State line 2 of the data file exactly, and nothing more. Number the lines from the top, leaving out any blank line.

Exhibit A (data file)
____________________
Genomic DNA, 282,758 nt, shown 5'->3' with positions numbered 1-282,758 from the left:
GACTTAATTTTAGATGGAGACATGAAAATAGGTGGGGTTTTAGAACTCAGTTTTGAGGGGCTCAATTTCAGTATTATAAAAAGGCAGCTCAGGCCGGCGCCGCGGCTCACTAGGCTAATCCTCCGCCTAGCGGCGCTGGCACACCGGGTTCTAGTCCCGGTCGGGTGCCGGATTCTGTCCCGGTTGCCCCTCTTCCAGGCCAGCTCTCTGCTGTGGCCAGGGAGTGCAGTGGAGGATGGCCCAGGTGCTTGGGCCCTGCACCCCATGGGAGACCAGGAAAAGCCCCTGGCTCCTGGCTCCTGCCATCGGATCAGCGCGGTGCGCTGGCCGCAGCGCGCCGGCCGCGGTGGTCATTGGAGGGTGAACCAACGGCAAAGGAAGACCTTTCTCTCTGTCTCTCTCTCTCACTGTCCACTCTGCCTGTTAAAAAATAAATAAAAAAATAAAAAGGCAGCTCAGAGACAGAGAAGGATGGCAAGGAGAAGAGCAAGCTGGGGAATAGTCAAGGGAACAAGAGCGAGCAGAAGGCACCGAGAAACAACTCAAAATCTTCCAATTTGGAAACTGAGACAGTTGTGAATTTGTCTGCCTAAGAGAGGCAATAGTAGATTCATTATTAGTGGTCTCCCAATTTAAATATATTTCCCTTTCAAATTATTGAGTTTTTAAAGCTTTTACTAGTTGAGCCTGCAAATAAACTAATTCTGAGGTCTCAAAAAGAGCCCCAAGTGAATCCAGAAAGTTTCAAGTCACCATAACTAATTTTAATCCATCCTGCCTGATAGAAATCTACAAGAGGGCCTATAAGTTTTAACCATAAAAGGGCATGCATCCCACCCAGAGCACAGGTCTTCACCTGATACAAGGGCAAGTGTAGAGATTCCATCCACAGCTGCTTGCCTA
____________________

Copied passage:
GACTTAATTTTAGATGGAGACATGAAAATAGGTGGGGTTTTAGAACTCAGTTTTGAGGGGCTCAATTTCAGTATTATAAAAAGGCAGCTCAGGCCGGCGCCGCGGCTCACTAGGCTAATCCTCCGCCTAGCGGCGCTGGCACACCGGGTTCTAGTCCCGGTCGGGTGCCGGATTCTGTCCCGGTTGCCCCTCTTCCAGGCCAGCTCTCTGCTGTGGCCAGGGAGTGCAGTGGAGGATGGCCCAGGTGCTTGGGCCCTGCACCCCATGGGAGACCAGGAAAAGCCCCTGGCTCCTGGCTCCTGCCATCGGATCAGCGCGGTGCGCTGGCCGCAGCGCGCCGGCCGCGGTGGTCATTGGAGGGTGAACCAACGGCAAAGGAAGACCTTTCTCTCTGTCTCTCTCTCTCACTGTCCACTCTGCCTGTTAAAAAATAAATAAAAAAATAAAAAGGCAGCTCAGAGACAGAGAAGGATGGCAAGGAGAAGAGCAAGCTGGGGAATAGTCAAGGGAACAAGAGCGAGCAGAAGGCACCGAGAAACAACTCAAAATCTTCCAATTTGGAAACTGAGACAGTTGTGAATTTGTCTGCCTAAGAGAGGCAATAGTAGATTCATTATTAGTGGTCTCCCAATTTAAATATATTTCCCTTTCAAATTATTGAGTTTTTAAAGCTTTTACTAGTTGAGCCTGCAAATAAACTAATTCTGAGGTCTCAAAAAGAGCCCCAAGTGAATCCAGAAAGTTTCAAGTCACCATAACTAATTTTAATCCATCCTGCCTGATAGAAATCTACAAGAGGGCCTATAAGTTTTAACCATAAAAGGGCATGCATCCCACCCAGAGCACAGGTCTTCACCTGATACAAGGGCAAGTGTAGAGATTCCATCCACAGCTGCTTGCCTA